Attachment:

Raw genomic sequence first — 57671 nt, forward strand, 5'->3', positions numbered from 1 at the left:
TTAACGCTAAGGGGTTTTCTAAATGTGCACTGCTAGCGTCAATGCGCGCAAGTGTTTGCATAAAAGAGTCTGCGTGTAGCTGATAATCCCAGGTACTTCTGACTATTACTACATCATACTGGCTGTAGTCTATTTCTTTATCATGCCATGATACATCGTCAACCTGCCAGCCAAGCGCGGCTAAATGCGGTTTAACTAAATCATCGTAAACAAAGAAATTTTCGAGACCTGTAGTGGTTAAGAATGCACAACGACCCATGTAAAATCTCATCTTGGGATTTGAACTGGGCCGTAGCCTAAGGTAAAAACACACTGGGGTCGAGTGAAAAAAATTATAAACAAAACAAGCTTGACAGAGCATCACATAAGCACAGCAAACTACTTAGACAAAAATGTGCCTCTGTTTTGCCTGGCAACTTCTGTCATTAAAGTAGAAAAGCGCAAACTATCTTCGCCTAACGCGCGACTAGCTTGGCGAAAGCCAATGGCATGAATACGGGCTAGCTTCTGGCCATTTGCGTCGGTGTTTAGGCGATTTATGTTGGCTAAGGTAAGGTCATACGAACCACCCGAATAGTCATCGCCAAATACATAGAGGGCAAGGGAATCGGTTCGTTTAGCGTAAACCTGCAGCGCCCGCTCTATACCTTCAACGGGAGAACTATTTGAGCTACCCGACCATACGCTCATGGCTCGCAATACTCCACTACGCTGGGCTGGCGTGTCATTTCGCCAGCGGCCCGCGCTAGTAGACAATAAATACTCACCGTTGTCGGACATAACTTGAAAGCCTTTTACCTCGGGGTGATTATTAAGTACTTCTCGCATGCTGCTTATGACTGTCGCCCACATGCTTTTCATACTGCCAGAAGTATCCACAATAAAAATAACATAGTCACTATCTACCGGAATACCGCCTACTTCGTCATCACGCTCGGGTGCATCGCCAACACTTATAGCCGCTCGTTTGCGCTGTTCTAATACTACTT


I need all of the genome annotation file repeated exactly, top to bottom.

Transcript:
Raw genomic sequence first — 57671 nt, forward strand, 5'->3', positions numbered from 1 at the left:
TTAACGCTAAGGGGTTTTCTAAATGTGCACTGCTAGCGTCAATGCGCGCAAGTGTTTGCATAAAAGAGTCTGCGTGTAGCTGATAATCCCAGGTACTTCTGACTATTACTACATCATACTGGCTGTAGTCTATTTCTTTATCATGCCATGATACATCGTCAACCTGCCAGCCAAGCGCGGCTAAATGCGGTTTAACTAAATCATCGTAAACAAAGAAATTTTCGAGACCTGTAGTGGTTAAGAATGCACAACGACCCATGTAAAATCTCATCTTGGGATTTGAACTGGGCCGTAGCCTAAGGTAAAAACACACTGGGGTCGAGTGAAAAAAATTATAAACAAAACAAGCTTGACAGAGCATCACATAAGCACAGCAAACTACTTAGACAAAAATGTGCCTCTGTTTTGCCTGGCAACTTCTGTCATTAAAGTAGAAAAGCGCAAACTATCTTCGCCTAACGCGCGACTAGCTTGGCGAAAGCCAATGGCATGAATACGGGCTAGCTTCTGGCCATTTGCGTCGGTGTTTAGGCGATTTATGTTGGCTAAGGTAAGGTCATACGAACCACCCGAATAGTCATCGCCAAATACATAGAGGGCAAGGGAATCGGTTCGTTTAGCGTAAACCTGCAGCGCCCGCTCTATACCTTCAACGGGAGAACTATTTGAGCTACCCGACCATACGCTCATGGCTCGCAATACTCCACTACGCTGGGCTGGCGTGTCATTTCGCCAGCGGCCCGCGCTAGTAGACAATAAATACTCACCGTTGTCGGACATAACTTGAAAGCCTTTTACCTCGGGGTGATTATTAAGTACTTCTCGCATGCTGCTTATGACTGTCGCCCACATGCTTTTCATACTGCCAGAAGTATCCACAATAAAAATAACATAGTCACTATCTACCGGAATACCGCCTACTTCGTCATCACGCTCGGGTGCATCGCCAACACTTATAGCCGCTCGTTTGCGCTGTTCTAATACTACTT